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Mail Distribution List

A mail distribution list (mail DL for short) is a list of identities to which an e-mail message can be sent, such that every member of the list will get a copy of the message. Mail DLs can be represented in most directories, such as LDAP servers or Active Directory.

On some directory systems, a mail DL can include both user objects and SMTP e-mail addresses. Lotus Notes is an example of a system that supports mail DLs with these two types of entries. On other directory systems, mail DLs can only contain a list of objects -- either user objects or contact objects (i.e., objects that contain contact information for a person, such as the person's SMTP address, but which cannot be used as login accounts). Active Directory is an example of this.

IAM systems can be used to manage the membership in mail DLs, just as they can be used to manage membership in security groups. In technical terms, mail DLs are almost indistinguishable from security groups, except that they cannot be used to grant security rights to their member users.

Security entitlements on most systems and applications are determined by membership of users in security groups. These groups may have different names on different platforms: roles in Oracle, activity groups in SAP, groups in AD and so on. In all cases, they amount to collections of user rights that have a name and are assigned as a unit to one or more users.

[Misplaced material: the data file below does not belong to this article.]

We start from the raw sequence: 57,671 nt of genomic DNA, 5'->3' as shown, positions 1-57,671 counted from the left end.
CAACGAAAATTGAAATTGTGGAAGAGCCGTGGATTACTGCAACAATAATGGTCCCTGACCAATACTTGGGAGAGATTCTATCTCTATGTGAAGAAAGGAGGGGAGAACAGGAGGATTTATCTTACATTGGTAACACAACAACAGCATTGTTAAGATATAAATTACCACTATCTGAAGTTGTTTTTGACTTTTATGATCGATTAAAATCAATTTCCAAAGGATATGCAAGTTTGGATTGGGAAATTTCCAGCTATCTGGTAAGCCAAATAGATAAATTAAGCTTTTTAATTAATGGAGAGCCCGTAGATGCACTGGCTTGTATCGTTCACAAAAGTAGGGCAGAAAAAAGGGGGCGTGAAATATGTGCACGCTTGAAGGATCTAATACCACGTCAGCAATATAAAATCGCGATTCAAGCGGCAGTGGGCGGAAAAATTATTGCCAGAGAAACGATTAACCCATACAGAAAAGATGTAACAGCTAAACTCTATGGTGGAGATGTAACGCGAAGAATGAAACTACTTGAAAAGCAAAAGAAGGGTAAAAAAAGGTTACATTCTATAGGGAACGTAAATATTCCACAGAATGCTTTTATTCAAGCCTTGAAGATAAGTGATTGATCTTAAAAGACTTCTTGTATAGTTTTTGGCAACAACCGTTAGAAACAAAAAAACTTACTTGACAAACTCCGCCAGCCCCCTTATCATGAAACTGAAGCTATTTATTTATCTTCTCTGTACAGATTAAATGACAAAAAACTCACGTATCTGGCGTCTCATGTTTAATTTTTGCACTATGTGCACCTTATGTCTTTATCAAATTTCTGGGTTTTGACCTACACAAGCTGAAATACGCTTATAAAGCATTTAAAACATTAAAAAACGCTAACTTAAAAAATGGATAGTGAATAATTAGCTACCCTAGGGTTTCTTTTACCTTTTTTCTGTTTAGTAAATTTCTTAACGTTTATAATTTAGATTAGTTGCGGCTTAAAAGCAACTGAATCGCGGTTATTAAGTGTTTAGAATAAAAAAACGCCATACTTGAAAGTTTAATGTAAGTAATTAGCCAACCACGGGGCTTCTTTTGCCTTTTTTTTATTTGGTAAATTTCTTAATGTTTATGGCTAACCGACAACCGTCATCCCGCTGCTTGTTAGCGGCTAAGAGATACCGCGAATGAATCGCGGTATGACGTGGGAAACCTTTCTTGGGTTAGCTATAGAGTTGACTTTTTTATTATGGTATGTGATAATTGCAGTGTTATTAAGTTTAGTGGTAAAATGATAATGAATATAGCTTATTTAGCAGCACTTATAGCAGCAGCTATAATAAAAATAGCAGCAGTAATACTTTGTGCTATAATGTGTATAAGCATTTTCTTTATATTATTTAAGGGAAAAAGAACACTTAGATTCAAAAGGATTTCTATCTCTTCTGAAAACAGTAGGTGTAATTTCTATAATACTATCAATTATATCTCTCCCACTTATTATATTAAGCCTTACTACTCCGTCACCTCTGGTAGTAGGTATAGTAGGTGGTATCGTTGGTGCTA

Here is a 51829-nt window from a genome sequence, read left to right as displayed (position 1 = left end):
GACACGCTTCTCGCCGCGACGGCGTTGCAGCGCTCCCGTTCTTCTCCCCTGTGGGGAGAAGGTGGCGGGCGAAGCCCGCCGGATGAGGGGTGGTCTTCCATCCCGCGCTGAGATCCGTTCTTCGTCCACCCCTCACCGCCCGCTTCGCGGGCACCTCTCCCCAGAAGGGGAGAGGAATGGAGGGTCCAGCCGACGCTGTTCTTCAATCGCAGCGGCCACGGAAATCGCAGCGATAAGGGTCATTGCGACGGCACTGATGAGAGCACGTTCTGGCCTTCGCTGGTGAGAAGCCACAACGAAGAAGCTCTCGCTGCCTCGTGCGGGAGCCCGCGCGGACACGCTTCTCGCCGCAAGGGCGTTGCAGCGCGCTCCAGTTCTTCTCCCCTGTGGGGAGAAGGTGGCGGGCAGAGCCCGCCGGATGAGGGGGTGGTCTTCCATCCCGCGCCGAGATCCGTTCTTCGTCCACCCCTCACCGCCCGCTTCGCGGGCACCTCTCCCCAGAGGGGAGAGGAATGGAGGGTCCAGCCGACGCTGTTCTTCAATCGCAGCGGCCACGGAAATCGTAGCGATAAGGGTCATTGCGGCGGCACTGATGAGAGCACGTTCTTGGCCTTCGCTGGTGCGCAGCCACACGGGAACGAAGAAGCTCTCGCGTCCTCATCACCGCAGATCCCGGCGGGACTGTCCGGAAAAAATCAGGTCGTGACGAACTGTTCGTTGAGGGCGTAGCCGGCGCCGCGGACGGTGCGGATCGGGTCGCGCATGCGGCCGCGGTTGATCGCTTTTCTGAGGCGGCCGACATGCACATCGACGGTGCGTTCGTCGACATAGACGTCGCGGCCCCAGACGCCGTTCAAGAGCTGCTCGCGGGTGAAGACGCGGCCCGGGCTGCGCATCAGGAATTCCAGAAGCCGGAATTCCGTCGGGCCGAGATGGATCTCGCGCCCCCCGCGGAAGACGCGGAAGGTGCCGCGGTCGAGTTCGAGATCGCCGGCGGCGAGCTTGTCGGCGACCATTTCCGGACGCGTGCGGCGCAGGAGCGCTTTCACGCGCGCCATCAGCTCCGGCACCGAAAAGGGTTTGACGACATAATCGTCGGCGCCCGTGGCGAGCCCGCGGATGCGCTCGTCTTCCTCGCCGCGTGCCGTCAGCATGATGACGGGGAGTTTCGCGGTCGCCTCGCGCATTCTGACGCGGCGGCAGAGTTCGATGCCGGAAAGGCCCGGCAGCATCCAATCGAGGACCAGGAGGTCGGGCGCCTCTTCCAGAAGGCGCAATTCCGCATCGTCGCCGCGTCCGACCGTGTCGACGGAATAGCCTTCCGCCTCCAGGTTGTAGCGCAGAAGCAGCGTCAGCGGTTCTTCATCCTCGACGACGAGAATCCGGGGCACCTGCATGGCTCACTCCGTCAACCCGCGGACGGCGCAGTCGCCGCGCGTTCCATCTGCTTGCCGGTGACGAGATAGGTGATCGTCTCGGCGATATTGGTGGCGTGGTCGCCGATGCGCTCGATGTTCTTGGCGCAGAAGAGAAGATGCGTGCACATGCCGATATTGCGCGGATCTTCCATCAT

Users get access to data (e.g., shares, folders, files) and to system or application functions by being attached to security groups on those systems.

Hitachi ID Identity Manager is designed to manage membership in existing groups and will automatically detect new groups, which can subsequently be enabled for Identity Manager management.

Group membership management can be driven by any of the core Identity Manager request input mechanisms: automation (e.g., driven by HR or similar), self-service requests, access certification, role based access control, or an inbound API.

Group membership management may also be driven by a resource-centric, rather than group-centric workflow, using Hitachi ID Group Manager. In this case, users select a resource -- a share, folder, file, etc. and request access. Group Manager looks up ACLs on the relevant object and selects the appropriate groups to which the recipient of the request should be attached.

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